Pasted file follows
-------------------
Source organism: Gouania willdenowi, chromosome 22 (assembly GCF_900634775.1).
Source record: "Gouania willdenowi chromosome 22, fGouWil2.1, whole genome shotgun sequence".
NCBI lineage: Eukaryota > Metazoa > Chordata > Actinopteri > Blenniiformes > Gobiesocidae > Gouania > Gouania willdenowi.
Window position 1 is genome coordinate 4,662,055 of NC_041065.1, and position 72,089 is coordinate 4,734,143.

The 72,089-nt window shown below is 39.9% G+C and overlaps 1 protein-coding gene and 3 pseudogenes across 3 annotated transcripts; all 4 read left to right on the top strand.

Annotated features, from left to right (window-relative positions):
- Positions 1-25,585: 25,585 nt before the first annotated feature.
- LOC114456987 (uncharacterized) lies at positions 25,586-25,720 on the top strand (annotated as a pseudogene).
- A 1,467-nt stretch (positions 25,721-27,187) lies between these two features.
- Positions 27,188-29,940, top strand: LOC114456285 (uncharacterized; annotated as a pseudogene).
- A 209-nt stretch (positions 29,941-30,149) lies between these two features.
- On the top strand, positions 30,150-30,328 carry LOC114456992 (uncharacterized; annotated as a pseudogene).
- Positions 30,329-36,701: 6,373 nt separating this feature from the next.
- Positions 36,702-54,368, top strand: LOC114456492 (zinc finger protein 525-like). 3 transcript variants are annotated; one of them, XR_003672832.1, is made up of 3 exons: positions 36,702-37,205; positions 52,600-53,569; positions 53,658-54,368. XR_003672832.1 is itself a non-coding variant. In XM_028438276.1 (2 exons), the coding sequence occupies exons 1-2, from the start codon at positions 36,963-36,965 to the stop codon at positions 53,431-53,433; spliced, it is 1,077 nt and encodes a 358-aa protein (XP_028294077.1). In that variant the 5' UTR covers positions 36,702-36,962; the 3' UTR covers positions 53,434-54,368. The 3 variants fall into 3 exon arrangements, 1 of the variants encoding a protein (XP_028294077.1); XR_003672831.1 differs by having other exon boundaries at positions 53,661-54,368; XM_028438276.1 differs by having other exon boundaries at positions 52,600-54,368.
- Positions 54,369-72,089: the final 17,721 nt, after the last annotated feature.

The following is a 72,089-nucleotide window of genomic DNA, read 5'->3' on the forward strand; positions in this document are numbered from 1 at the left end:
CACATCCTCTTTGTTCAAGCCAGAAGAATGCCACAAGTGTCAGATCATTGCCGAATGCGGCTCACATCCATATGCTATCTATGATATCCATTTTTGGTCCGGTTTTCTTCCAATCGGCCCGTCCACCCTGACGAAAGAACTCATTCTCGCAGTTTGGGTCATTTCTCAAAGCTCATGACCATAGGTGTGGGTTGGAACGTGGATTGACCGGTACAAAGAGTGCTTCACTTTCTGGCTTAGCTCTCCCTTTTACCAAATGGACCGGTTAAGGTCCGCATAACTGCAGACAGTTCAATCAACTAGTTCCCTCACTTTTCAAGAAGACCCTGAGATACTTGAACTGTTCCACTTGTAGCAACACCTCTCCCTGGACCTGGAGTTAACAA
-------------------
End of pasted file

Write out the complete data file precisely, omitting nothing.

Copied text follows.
Source organism: Gouania willdenowi, chromosome 22 (assembly GCF_900634775.1).
Source record: "Gouania willdenowi chromosome 22, fGouWil2.1, whole genome shotgun sequence".
NCBI lineage: Eukaryota > Metazoa > Chordata > Actinopteri > Blenniiformes > Gobiesocidae > Gouania > Gouania willdenowi.
Window position 1 is genome coordinate 4,662,055 of NC_041065.1, and position 72,089 is coordinate 4,734,143.

The 72,089-nt window shown below is 39.9% G+C and overlaps 1 protein-coding gene and 3 pseudogenes across 3 annotated transcripts; all 4 read left to right on the top strand.

Annotated features, from left to right (window-relative positions):
- Positions 1-25,585: 25,585 nt before the first annotated feature.
- LOC114456987 (uncharacterized) lies at positions 25,586-25,720 on the top strand (annotated as a pseudogene).
- A 1,467-nt stretch (positions 25,721-27,187) lies between these two features.
- Positions 27,188-29,940, top strand: LOC114456285 (uncharacterized; annotated as a pseudogene).
- A 209-nt stretch (positions 29,941-30,149) lies between these two features.
- On the top strand, positions 30,150-30,328 carry LOC114456992 (uncharacterized; annotated as a pseudogene).
- Positions 30,329-36,701: 6,373 nt separating this feature from the next.
- Positions 36,702-54,368, top strand: LOC114456492 (zinc finger protein 525-like). 3 transcript variants are annotated; one of them, XR_003672832.1, is made up of 3 exons: positions 36,702-37,205; positions 52,600-53,569; positions 53,658-54,368. XR_003672832.1 is itself a non-coding variant. In XM_028438276.1 (2 exons), the coding sequence occupies exons 1-2, from the start codon at positions 36,963-36,965 to the stop codon at positions 53,431-53,433; spliced, it is 1,077 nt and encodes a 358-aa protein (XP_028294077.1). In that variant the 5' UTR covers positions 36,702-36,962; the 3' UTR covers positions 53,434-54,368. The 3 variants fall into 3 exon arrangements, 1 of the variants encoding a protein (XP_028294077.1); XR_003672831.1 differs by having other exon boundaries at positions 53,661-54,368; XM_028438276.1 differs by having other exon boundaries at positions 52,600-54,368.
- Positions 54,369-72,089: the final 17,721 nt, after the last annotated feature.

The following is a 72,089-nucleotide window of genomic DNA, read 5'->3' on the forward strand; positions in this document are numbered from 1 at the left end:
CACATCCTCTTTGTTCAAGCCAGAAGAATGCCACAAGTGTCAGATCATTGCCGAATGCGGCTCACATCCATATGCTATCTATGATATCCATTTTTGGTCCGGTTTTCTTCCAATCGGCCCGTCCACCCTGACGAAAGAACTCATTCTCGCAGTTTGGGTCATTTCTCAAAGCTCATGACCATAGGTGTGGGTTGGAACGTGGATTGACCGGTACAAAGAGTGCTTCACTTTCTGGCTTAGCTCTCCCTTTTACCAAATGGACCGGTTAAGGTCCGCATAACTGCAGACAGTTCAATCAACTAGTTCCCTCACTTTTCAAGAAGACCCTGAGATACTTGAACTGTTCCACTTGTAGCAACACCTCTCCCTGGACCTGGAGTTAACAA